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Cell Processor Gains Military And Medical Applications

Representatives from IBM have announced that medical and military equipment maker Mercury Computer Systems is to use the Sony, Toshiba, and IBM co-produced Cell processor...

David Jenkins, Blogger

June 28, 2005

2 Min Read

Representatives from IBM have announced that medical and military equipment maker Mercury Computer Systems is to use the Sony, Toshiba, and IBM co-produced Cell processor as the core technology in a new range of embedded computers. The computer systems will be used for a range of applications including medical magnetic resonance image scanners and missile radar and sonar systems for military uses. Mercury will be the first company outside of the Cell's initial developers to use the processor technology, with current applications including only the PlayStation 3 and forthcoming high definition televisions from Toshiba. However, it's still likely that the PlayStation 3, which is scheduled to be launched in Spring 2006, will be the first consumer electronics device to feature the Cell chip - Sony's involvement in the Cell's construction was largely to help build a chip for its next-generation console. “The tremendous performance advantages afforded by the Cell processor will enable Mercury to address an even broader range of compute-intensive challenges for our customers,” said Jay Bertelli, president and CEO of Mercury. The Cell processor was originally developed by IBM, Toshiba and Sony Group and features eight synergistic processing elements plus a Power Architecture-based core. The Cell processor has peak performance in excess of 200 GFLOPS – which equates to 200 billion floating-point operations per second – as measured during initial hardware testing. The graphic and audio processing abilities of the Cell processor should prove particularly appealing to manufacturers, with rumors emerging of a possible deal with high-end audio maker Bose to help smooth automobile rides. Despite this interest from various companies outside of gaming the Cell technology has not met universal praise, with Steve Jobs recently confirming that he turned down overtures from Sony to use the Cell processor in next generation Apple Mac computers - indicating he was “disappointed” in the processor’s performance.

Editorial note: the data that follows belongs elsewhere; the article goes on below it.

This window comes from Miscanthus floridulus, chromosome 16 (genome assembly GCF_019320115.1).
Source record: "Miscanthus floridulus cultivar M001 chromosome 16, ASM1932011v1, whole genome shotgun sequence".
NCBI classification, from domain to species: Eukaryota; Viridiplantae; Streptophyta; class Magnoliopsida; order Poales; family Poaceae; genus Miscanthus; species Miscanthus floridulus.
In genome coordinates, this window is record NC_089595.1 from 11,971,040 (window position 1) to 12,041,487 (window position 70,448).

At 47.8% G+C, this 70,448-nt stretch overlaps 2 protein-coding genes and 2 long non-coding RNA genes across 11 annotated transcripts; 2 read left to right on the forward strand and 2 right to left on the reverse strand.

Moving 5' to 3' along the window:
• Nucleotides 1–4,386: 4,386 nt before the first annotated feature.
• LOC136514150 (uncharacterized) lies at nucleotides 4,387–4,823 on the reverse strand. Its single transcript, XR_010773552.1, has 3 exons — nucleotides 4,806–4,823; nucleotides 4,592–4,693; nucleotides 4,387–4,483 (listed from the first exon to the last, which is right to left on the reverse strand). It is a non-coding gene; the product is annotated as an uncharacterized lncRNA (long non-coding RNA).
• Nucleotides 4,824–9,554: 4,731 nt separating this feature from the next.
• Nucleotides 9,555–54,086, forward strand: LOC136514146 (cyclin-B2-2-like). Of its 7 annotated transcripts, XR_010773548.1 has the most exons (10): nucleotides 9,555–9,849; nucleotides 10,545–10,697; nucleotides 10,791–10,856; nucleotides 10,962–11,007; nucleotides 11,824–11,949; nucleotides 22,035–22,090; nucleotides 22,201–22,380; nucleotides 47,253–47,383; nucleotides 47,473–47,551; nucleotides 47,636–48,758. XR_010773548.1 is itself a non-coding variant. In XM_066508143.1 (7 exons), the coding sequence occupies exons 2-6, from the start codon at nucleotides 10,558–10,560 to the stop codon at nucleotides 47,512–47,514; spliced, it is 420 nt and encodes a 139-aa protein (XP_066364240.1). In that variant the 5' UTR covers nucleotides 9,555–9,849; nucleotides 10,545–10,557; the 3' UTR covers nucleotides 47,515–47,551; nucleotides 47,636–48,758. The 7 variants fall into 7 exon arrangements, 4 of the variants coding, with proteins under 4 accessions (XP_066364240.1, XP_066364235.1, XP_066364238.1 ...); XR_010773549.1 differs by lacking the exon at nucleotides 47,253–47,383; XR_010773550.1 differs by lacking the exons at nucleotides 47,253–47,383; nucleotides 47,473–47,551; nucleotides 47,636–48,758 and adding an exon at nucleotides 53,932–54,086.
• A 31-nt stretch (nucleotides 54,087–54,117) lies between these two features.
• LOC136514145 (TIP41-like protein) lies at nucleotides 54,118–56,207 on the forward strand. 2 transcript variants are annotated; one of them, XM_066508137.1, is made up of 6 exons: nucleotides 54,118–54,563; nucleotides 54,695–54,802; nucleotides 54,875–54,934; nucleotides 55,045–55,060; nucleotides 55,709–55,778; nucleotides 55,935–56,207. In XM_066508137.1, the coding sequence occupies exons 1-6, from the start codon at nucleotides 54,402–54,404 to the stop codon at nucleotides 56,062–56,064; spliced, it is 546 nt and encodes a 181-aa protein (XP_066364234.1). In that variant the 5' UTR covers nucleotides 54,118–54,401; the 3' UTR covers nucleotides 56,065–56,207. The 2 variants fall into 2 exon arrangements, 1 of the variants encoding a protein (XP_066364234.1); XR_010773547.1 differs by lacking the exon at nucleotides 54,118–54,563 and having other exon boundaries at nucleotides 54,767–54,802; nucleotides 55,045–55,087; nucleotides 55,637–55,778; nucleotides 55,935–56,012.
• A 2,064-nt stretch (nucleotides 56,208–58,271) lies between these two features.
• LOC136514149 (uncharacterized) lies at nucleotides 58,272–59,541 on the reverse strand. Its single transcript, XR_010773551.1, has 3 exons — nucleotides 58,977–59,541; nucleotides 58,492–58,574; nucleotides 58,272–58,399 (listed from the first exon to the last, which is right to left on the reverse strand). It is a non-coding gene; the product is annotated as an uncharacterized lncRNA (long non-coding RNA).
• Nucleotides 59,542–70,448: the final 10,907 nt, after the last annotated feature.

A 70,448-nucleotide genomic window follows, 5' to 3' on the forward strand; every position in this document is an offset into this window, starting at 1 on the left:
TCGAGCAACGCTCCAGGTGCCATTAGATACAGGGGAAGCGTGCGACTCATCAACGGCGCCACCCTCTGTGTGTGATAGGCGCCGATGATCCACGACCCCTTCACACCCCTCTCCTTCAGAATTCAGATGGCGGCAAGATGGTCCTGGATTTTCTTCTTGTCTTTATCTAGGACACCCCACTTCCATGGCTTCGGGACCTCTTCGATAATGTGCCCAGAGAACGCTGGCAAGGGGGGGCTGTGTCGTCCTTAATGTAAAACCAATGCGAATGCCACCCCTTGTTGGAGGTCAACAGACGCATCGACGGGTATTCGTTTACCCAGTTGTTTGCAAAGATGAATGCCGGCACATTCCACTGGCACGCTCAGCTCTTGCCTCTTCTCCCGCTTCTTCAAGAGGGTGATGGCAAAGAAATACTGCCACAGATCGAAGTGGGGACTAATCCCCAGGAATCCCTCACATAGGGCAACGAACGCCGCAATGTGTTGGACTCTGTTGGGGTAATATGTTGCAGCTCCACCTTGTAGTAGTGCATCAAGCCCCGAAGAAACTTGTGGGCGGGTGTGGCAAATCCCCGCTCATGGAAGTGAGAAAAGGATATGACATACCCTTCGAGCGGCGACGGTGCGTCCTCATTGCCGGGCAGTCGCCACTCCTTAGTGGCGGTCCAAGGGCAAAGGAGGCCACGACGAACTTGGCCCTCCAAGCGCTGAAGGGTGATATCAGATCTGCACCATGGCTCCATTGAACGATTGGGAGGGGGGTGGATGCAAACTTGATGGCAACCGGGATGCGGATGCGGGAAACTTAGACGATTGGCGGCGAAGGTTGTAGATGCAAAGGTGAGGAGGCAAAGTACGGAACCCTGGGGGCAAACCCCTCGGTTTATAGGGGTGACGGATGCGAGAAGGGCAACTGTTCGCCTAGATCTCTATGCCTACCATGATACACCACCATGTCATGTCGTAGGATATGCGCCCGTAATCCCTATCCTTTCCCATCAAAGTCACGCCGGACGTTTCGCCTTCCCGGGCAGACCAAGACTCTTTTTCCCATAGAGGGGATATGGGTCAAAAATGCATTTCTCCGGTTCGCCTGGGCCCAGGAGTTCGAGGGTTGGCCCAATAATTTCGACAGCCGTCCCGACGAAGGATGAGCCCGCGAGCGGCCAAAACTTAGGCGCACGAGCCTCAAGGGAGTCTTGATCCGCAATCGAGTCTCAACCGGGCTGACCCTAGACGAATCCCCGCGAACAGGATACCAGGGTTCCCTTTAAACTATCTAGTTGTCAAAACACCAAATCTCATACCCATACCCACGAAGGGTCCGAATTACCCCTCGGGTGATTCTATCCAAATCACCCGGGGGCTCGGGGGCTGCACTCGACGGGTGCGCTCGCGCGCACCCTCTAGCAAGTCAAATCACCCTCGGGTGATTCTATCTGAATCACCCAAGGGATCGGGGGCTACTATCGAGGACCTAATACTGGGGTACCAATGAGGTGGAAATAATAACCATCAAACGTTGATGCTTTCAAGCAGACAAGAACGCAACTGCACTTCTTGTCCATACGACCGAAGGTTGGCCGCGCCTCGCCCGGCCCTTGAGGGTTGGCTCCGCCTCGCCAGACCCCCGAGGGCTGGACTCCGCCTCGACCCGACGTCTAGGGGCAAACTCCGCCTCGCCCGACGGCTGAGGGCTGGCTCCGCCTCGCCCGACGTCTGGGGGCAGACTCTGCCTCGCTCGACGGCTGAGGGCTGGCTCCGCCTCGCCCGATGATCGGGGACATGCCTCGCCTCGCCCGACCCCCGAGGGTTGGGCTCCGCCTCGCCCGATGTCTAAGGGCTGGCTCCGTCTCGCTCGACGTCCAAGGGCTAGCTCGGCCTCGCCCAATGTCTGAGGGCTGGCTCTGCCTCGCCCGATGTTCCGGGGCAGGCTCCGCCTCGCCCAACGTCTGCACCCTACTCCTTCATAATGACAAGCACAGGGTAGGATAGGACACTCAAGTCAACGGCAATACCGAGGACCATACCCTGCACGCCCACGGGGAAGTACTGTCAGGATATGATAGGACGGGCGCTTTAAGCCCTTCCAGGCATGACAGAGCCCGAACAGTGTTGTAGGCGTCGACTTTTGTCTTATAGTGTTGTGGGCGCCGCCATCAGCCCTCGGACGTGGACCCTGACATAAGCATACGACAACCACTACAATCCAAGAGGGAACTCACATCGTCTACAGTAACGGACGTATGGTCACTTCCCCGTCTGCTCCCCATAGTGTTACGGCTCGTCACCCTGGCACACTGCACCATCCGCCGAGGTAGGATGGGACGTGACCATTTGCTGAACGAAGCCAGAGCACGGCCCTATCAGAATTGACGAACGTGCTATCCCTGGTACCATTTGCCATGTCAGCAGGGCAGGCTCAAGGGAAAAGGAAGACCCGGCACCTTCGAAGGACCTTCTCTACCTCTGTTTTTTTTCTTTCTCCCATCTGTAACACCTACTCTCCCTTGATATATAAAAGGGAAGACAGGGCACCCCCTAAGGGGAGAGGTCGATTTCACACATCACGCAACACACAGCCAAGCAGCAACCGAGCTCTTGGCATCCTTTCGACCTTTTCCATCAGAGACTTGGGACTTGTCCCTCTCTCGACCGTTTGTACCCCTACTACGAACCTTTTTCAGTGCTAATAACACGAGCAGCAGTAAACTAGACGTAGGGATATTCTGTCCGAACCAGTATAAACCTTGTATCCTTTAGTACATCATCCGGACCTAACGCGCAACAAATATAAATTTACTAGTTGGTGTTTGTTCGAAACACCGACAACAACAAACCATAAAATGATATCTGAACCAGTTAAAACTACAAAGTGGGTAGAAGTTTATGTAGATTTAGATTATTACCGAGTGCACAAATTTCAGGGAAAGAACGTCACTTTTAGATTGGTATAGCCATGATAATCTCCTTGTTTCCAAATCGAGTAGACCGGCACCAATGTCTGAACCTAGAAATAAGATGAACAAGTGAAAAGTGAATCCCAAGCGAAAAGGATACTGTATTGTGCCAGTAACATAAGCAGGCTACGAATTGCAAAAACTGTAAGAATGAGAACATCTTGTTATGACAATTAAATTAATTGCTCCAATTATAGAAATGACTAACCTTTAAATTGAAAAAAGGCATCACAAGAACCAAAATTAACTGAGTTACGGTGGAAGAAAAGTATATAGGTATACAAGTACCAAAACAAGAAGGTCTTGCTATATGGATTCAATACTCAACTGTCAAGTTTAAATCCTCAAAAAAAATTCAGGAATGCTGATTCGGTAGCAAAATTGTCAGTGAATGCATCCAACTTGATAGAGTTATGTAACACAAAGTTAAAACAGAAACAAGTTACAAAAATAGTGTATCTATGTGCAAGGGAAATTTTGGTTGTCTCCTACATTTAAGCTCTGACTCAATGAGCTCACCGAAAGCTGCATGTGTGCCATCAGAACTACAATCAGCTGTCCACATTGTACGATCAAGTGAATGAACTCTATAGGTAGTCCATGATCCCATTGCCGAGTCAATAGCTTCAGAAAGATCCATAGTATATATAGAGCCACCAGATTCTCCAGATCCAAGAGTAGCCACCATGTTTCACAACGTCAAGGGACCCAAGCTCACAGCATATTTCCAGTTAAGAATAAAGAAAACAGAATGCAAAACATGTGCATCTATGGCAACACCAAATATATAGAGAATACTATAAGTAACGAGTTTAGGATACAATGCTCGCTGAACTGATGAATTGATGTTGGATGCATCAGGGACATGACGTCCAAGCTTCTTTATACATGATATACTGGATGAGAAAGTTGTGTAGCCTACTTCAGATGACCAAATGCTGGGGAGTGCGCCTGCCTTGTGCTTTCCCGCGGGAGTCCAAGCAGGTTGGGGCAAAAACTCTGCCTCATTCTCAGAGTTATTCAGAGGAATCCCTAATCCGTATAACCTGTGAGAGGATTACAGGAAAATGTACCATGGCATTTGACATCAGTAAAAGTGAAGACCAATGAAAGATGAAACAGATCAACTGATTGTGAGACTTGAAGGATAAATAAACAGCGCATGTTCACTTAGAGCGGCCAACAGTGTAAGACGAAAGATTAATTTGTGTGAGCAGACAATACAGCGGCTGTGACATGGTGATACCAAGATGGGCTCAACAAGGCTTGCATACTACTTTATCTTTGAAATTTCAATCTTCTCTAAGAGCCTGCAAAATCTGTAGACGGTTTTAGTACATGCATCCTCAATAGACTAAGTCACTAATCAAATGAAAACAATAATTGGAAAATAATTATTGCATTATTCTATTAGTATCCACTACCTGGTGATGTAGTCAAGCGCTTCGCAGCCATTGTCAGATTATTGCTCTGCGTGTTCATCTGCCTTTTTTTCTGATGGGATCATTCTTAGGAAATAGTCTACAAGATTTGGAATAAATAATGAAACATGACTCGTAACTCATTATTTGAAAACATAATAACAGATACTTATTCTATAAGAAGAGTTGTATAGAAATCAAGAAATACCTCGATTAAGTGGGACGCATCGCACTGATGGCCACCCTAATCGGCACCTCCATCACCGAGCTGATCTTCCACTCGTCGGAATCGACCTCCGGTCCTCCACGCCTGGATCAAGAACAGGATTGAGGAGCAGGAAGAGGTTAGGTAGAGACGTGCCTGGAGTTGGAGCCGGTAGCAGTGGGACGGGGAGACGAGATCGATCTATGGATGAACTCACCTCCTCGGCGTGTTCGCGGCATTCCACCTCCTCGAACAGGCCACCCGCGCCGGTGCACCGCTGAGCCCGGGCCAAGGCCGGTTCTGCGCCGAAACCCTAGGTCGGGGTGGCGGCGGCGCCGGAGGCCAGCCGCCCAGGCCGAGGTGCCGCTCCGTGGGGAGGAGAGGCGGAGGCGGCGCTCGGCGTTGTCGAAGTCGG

About the Author(s)

David Jenkins

Blogger

David Jenkins ([email protected]) is a freelance writer and journalist working in the UK. As well as being a regular news contributor to Gamasutra.com, he also writes for newsstand magazines Cube, Games TM and Edge, in addition to working for companies including BBC Worldwide, Disney, Amazon and Telewest.

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